My wife and I recently purchased a minivan. For those of you without children, minivans are moderately-sized vehicles with large sliding doors which provide easy access to things such as groceries, screaming one-year-olds, and strollers roughly the size of lunar landers. Minivans are easy to spot in their natural habitats. Just look for bumper stickers proclaiming their occupants to be honor roll students or advertising that they have recently visited a theme park in the Orlando, Florida area.
Minivans are equally easy to obtain. To finance a minivan, simply respond to one of those handy emails from the exiled assistant finance minister from the Ivory Coast. With the 50 percent of the 2 million dollars culled from your successful business transaction, you’ll be hitting the road with your new wheels faster than you can fax your social security number and two valid forms of picture I.D.!
Since my wife does most of the child-toting, I inherited her car, a Saturn sedan. Generally, I don’t have any gripes about my new vehicle. It’s low in gas mileage, it has ample cup holders for the Dunkin’ Donuts beverage of my choice, and it gets me safely to and from the ever-popular destinations, point A and point B.
There was one glaring oversight by the engineers at Saturn who designed this vehicle. In the heat of the moment, it is impossible to find and activate the horn in a timely and properly educational fashion.
I see the horn not as an alert system, but rather as an educational tool. Being a strong believer in classical conditioning, I maintain that, collectively, motorists can employ their horns to improve overall highway behavior. By taking a conditioned stimulus from all of the good drivers (our horns) we can ‘educate’ unskilled motorists into a conditioned response, i.e. not being flaming idiots.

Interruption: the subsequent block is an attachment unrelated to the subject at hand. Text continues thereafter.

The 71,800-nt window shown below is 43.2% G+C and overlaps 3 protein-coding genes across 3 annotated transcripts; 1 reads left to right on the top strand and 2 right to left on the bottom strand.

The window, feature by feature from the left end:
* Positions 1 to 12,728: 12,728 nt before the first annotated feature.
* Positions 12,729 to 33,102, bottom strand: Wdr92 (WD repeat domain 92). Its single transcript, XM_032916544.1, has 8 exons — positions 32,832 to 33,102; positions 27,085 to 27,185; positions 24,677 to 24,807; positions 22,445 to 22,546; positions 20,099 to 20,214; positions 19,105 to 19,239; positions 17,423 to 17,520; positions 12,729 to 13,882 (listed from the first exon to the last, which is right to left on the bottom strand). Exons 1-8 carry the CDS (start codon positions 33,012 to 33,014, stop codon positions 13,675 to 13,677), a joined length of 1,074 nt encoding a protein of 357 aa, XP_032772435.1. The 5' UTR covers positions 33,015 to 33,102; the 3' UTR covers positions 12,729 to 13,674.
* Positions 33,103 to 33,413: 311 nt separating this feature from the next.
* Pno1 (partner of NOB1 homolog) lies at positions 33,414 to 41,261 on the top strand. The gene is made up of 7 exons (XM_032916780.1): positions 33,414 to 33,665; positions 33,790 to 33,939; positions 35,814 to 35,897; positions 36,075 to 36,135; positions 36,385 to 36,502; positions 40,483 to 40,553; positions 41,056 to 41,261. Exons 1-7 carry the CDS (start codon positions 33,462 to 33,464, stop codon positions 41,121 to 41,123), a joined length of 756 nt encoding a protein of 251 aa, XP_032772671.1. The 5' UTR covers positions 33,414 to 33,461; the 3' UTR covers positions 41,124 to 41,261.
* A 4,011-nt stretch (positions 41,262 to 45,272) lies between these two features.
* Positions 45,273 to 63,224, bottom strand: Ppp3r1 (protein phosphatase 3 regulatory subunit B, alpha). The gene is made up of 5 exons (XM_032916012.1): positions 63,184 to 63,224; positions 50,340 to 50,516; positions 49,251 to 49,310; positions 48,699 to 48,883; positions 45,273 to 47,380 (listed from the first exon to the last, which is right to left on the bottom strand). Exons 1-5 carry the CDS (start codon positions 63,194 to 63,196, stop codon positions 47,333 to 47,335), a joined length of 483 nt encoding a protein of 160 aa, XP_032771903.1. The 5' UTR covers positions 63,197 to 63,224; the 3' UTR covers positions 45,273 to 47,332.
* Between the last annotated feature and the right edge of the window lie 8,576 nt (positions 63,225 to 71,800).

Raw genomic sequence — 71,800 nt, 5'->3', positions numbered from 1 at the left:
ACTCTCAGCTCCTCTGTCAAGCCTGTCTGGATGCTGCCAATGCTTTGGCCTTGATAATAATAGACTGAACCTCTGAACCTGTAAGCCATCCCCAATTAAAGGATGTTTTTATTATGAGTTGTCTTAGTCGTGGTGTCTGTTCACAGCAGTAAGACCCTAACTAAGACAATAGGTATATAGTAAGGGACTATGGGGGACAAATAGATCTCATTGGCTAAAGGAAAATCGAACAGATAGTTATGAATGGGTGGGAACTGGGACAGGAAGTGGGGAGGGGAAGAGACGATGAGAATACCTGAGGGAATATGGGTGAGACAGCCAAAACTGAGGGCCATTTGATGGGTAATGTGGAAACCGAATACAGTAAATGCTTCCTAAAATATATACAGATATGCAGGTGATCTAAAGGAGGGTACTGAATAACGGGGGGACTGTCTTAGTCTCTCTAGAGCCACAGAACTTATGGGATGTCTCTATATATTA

The buttons for the horn on the Saturn are terribly small. I say buttons because there is not one, but two horn buttons placed where I would assume one’s thumbs would rest at the bottom of the steering wheel if you were inclined to steer the car in the most uncomfortable fashion humanely possible. As if the engineers thought, “They still can’t reach the horn properly in an emergency, but if we double the number of buttons that just may pacify them!” Invariably, when a horn-appropriate situation pops up, I scramble to find the horn only to fail miserably.
This leaves me with two equally unattractive options: Sound an after-the-fact horn, which would only confuse the other driver and not make him feel inferior as was its intent, or let it pass entirely, which we all know is deeply deeply unsatisfying. Letting a horn-appropriate moment pass is like finding out at your high school reunion that the slutty girl secretly had a crush on you senior year.
Almost, but not quite, as bad is the fact that the horn sort of makes a friendly clown-car-type noise when honked. If my horn could personify a Golden Girl it would definitely be a Rose. I desperately want it be a Dorothy, deep, loud, and highly unsettling.
My contention is that all horns should be large, red, buttons with personalized sayings inscribed upon them such as, “I beg to differ,” or more aptly, “Moron.” This way, we can all work more efficiently towards a day when motorists will no longer sit through an entire green light talking on their cell phones, or back up with reckless abandon in the parking lot at Stop & Shop.